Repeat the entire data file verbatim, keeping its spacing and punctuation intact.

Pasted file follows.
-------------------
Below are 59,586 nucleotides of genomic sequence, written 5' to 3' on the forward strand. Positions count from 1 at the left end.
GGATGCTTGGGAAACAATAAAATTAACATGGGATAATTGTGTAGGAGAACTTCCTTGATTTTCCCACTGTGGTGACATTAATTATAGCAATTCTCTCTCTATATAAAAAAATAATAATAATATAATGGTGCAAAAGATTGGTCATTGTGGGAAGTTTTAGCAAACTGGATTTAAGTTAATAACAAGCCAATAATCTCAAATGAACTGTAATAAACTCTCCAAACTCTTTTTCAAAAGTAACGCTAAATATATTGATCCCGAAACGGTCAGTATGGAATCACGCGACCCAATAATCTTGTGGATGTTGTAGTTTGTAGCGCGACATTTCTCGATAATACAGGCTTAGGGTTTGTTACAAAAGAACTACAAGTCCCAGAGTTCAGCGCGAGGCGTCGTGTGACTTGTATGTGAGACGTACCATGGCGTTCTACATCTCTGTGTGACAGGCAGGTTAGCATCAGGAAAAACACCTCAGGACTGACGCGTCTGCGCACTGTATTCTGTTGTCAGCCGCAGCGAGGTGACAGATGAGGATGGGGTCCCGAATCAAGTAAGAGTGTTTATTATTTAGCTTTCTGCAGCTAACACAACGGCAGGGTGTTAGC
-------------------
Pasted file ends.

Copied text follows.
Below are 59,586 nucleotides of genomic sequence, written 5' to 3' on the forward strand. Positions count from 1 at the left end.
GGATGCTTGGGAAACAATAAAATTAACATGGGATAATTGTGTAGGAGAACTTCCTTGATTTTCCCACTGTGGTGACATTAATTATAGCAATTCTCTCTCTATATAAAAAAATAATAATAATATAATGGTGCAAAAGATTGGTCATTGTGGGAAGTTTTAGCAAACTGGATTTAAGTTAATAACAAGCCAATAATCTCAAATGAACTGTAATAAACTCTCCAAACTCTTTTTCAAAAGTAACGCTAAATATATTGATCCCGAAACGGTCAGTATGGAATCACGCGACCCAATAATCTTGTGGATGTTGTAGTTTGTAGCGCGACATTTCTCGATAATACAGGCTTAGGGTTTGTTACAAAAGAACTACAAGTCCCAGAGTTCAGCGCGAGGCGTCGTGTGACTTGTATGTGAGACGTACCATGGCGTTCTACATCTCTGTGTGACAGGCAGGTTAGCATCAGGAAAAACACCTCAGGACTGACGCGTCTGCGCACTGTATTCTGTTGTCAGCCGCAGCGAGGTGACAGATGAGGATGGGGTCCCGAATCAAGTAAGAGTGTTTATTATTTAGCTTTCTGCAGCTAACACAACGGCAGGGTGTTAGC